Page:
Ledyard King USA TODAY Published 6:47 AM EDT Apr 30, 2019 WASHINGTON – Nuclear energy could be making a comeback thanks to ... Democrats? Several candidates vying for the party's presidential nomination in 2020 are promoting or have shown openness to expanding "next-generation" nuclear power as part of the arsenal of options to aggressively address the effects of climate change. Sen. Cory Booker, D-N.J., Rep. John Delaney, D-Md., and Sen. Amy Klobuchar, D-Minn. are backing expansion of modern nuclear energy that would have to meet tougher safety standards. Several other White House candidates, including former Colorado Gov. John Hickenlooper, Rep. Tim Ryan, D-Ohio, and Sen. Elizabeth Warren, D-Mass., have signaled they are open to the idea of nuclear power but have not pushed it as part of their agendas. Even the Green New Deal, New York Democrat Rep. Alexandria Ocasio-Cortez' sweeping social justice proposal to combat climate change, doesn't rule … [Read more...] about Climate change elevates carbon-free nuclear power in 2020 election
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IN AMERICA, THE world’s largest economy and its second biggest polluter, climate change is becoming hard to ignore. Extreme weather has grown more frequent. In November wildfires scorched California; last week Chicago was colder than parts of Mars. Scientists are sounding the alarm more urgently and people have noticed—73% of Americans polled by Yale University late last year said that climate change is real. The left of the Democratic Party wants to put a “Green New Deal” at the heart of the election in 2020. As expectations shift, the private sector is showing signs of adapting. Last year around 20 coal mines shut. Fund managers are prodding firms to become greener. Warren Buffett, no sucker for fads, is staking $30bn on clean energy and Elon Musk plans to fill America’s highways with electric cars. Get our daily newsletter Upgrade your inbox and get our Daily Dispatch and Editor's Picks. Yet amid the clamour is a single, jarring truth. Demand for … [Read more...] about The truth about big oil and climate change
The World Economic Forum. Photo by Studio Roosegaarde (Flickr) Every year to coincide with the World Economic Forum, the Transnational Institute based in Amsterdam launches a State of Power report to expose and deepen our understanding of the mechanisms that elites use to maintain power and concentrate wealth. For its eighth edition, the report has focused on the financial sector, asking why it has grown more powerful despite causing the financial crisis of 2008. The report features this interview with renowned sociologist Saskia Sassen who has written extensively on how finance has changed the nature of cities today and how its logic of extraction has fuelled new forms of expulsions and dispossession. The interview concludes with a discussion of fractures in the power of ‘high finance’ and how citizens’ movements might take advantage to advance a democratic control of money. How powerful is finance today and from where does it derive … [Read more...] about Vampire finance sucks the lifeblood out of the economy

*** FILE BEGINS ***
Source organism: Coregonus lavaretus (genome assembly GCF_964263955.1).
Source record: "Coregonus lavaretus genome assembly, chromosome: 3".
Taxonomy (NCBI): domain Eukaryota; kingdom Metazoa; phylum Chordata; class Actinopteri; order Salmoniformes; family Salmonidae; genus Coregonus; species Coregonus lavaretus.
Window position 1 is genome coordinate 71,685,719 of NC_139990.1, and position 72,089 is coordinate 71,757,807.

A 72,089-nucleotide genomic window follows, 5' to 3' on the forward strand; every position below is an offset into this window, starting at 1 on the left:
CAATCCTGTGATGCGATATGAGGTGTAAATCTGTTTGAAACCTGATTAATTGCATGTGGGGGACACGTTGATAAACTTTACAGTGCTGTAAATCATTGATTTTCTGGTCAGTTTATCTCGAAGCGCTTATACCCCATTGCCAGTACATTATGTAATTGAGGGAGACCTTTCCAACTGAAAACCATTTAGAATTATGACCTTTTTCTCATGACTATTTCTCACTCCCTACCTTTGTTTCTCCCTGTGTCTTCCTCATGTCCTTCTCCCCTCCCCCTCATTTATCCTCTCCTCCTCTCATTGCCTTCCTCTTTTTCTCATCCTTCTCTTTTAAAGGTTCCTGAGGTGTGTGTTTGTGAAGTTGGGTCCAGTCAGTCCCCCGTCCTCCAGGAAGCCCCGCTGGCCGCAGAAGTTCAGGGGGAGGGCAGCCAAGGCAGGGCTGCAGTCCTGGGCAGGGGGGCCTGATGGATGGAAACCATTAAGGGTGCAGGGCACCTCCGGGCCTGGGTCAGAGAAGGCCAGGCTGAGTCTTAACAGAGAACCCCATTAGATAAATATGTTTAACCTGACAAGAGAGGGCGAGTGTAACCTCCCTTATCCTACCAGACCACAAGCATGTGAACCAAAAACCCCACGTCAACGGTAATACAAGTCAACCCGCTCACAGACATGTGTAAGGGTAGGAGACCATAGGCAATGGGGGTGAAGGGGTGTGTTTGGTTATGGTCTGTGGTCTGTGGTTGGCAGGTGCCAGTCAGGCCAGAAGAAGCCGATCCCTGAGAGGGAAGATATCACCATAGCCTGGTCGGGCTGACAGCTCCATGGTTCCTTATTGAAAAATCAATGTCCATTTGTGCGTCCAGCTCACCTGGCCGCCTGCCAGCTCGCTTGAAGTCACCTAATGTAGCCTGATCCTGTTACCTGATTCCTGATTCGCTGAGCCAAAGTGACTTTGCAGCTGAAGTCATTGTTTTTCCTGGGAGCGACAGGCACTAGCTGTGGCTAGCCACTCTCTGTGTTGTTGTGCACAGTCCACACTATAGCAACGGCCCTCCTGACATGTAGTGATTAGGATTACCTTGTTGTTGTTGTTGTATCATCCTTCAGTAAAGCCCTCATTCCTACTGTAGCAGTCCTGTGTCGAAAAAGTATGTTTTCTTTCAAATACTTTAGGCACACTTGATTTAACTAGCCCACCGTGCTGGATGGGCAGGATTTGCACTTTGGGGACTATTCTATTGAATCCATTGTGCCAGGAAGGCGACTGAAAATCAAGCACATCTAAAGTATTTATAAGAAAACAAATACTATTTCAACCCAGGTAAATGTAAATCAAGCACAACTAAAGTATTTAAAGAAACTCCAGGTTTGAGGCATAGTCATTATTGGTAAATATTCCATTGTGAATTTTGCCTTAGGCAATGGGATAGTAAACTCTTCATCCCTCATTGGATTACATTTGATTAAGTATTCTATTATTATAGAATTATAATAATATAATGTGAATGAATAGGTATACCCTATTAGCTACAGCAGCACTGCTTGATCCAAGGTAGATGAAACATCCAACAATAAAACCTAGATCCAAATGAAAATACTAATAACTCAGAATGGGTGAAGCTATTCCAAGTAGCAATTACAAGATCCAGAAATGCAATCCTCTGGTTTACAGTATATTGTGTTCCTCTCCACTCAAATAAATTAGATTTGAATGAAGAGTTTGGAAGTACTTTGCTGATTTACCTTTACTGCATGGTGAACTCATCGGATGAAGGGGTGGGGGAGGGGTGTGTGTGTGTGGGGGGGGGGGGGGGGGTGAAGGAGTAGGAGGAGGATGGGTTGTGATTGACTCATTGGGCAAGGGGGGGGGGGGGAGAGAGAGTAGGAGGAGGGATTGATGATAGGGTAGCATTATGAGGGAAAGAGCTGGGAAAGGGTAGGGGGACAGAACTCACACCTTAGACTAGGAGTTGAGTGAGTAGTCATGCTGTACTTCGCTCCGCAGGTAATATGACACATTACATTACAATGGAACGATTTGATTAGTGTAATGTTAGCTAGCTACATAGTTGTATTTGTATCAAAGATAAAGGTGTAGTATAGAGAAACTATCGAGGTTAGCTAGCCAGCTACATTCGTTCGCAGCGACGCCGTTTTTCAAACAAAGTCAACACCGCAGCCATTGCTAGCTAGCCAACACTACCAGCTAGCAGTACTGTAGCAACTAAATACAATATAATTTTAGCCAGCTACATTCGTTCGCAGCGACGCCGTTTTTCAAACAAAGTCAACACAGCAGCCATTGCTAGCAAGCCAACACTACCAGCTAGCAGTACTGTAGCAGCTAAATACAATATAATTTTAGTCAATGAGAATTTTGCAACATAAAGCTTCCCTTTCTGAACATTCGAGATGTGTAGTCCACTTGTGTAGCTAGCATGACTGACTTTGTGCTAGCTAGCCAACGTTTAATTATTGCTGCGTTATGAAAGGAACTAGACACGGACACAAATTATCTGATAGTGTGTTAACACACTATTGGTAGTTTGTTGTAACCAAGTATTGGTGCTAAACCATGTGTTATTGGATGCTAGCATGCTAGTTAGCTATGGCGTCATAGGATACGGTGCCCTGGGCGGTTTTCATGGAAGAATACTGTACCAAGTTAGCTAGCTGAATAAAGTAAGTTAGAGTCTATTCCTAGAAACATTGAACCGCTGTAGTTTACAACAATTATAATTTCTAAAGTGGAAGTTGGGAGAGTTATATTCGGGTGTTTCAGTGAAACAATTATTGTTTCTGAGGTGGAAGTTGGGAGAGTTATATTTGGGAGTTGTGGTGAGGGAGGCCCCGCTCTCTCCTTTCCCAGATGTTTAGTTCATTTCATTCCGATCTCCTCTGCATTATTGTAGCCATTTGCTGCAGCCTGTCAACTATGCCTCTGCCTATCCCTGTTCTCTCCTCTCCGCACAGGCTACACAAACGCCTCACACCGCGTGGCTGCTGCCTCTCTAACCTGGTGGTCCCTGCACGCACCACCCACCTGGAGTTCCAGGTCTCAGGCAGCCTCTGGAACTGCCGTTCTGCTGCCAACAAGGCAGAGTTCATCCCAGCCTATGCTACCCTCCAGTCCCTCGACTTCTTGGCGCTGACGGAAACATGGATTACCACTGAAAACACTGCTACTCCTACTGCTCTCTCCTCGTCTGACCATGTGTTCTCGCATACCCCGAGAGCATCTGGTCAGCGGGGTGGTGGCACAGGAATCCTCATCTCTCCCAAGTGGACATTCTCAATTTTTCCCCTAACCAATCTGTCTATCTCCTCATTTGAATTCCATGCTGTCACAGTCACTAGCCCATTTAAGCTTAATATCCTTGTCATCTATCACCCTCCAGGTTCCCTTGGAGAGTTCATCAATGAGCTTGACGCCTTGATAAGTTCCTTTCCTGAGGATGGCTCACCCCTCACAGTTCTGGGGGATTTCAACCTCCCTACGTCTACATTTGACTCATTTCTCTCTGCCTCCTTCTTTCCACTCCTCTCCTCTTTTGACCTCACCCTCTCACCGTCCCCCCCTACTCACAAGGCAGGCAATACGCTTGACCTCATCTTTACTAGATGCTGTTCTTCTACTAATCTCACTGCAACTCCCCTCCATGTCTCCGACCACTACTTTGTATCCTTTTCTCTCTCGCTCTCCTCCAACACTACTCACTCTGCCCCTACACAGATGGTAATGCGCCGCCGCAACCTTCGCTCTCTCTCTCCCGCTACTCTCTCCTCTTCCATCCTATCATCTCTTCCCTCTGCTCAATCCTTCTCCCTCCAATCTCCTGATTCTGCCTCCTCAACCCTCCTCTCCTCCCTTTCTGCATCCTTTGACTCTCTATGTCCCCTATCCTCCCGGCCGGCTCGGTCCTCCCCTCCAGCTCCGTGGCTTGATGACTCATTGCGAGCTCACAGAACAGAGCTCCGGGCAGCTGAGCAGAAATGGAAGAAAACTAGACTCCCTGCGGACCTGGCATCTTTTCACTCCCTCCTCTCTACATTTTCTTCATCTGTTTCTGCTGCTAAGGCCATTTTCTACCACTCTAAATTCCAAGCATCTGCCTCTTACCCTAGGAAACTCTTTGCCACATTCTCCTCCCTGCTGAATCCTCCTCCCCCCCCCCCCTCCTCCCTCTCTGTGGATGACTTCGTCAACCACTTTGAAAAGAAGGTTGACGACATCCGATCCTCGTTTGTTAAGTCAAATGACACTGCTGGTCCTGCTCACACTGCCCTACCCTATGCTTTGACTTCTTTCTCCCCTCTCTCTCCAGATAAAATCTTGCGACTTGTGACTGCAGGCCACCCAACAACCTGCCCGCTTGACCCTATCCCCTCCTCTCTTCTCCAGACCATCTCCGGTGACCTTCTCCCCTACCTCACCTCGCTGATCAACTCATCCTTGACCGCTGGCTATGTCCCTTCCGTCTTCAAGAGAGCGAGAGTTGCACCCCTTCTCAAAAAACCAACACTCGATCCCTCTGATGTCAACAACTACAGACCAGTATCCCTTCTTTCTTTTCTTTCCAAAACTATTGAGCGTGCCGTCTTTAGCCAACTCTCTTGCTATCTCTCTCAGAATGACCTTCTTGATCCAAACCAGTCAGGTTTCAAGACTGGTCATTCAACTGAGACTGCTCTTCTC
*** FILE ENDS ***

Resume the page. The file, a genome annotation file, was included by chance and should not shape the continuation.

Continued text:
Fraser Nelson 26 January 2019 9:00 AM 26 January 2019 9:00 AM Share Twitter Facebook LinkedIn Email Whatsapp Justin Welby is working in Thomas Cranmer’s old study in Lambeth Palace, a room that looks as if it hasn’t changed at all since the Book of Common Prayer was written here almost six centuries ago. It feels like a mini-monastic retreat: there is a desk, a crucifix, several Bibles and not much else. The 105th Archbishop of Canterbury studies and prays here, deciding how best to lead a national church whose Sunday services are now attended (according to its own figures) by barely 1 per cent of England’s population. These are new times — and require new tactics. When he was enthroned six years ago, he was seen as just the man to provide the new tactics. He’s a convert, who was ordained in his thirties after a career as an oil company executive. He has literally risked his life for his church when working as a missionary in … [Read more...] about Justin Welby: Catholic or Protestant – who cares?
WASHINGTON – When it comes to their views on climate change, Americans are looking at natural disasters and their local weather, according to a new poll. Lately, that means record deadly wildfires in California, rainfall by the foot in Houston when Hurricane Harvey hit and the dome of smog over Salt Lake City that engineer Caleb Gregg steps into when he walks out his door in winter. "I look at it every day," Gregg said from Salt Lake City, where winter days with some of the country's worst air starting a few years ago dinged the city's reputation as a pristine sports city and spurred state leaders to ramp up clean-air initiatives. "You look out and see pollution just sitting over the valley." "I've never really doubted climate change - in the last five-ish years it's become even more evident, just by seeing the weather," the 25-year-old said. "We know we're polluting, and we know pollution is having an effect on the environment." The poll by The Associated Press-NORC Center for … [Read more...] about AP-NORC Poll: Disasters influence thinking on climate change